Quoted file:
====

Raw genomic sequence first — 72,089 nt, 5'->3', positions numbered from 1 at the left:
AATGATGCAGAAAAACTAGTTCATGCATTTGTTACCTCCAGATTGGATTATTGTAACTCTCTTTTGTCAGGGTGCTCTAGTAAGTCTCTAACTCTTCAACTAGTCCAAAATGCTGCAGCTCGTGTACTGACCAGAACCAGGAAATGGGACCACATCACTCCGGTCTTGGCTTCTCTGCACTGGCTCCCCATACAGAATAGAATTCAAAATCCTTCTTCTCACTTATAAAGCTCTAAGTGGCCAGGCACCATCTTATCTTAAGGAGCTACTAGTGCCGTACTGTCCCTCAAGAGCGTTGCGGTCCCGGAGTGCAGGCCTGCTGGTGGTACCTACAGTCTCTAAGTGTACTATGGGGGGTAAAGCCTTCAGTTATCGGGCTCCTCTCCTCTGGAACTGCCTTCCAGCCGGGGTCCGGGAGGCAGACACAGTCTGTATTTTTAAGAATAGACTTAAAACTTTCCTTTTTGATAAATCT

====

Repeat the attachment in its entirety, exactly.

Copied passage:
Raw genomic sequence first — 72,089 nt, 5'->3', positions numbered from 1 at the left:
AATGATGCAGAAAAACTAGTTCATGCATTTGTTACCTCCAGATTGGATTATTGTAACTCTCTTTTGTCAGGGTGCTCTAGTAAGTCTCTAACTCTTCAACTAGTCCAAAATGCTGCAGCTCGTGTACTGACCAGAACCAGGAAATGGGACCACATCACTCCGGTCTTGGCTTCTCTGCACTGGCTCCCCATACAGAATAGAATTCAAAATCCTTCTTCTCACTTATAAAGCTCTAAGTGGCCAGGCACCATCTTATCTTAAGGAGCTACTAGTGCCGTACTGTCCCTCAAGAGCGTTGCGGTCCCGGAGTGCAGGCCTGCTGGTGGTACCTACAGTCTCTAAGTGTACTATGGGGGGTAAAGCCTTCAGTTATCGGGCTCCTCTCCTCTGGAACTGCCTTCCAGCCGGGGTCCGGGAGGCAGACACAGTCTGTATTTTTAAGAATAGACTTAAAACTTTCCTTTTTGATAAATCT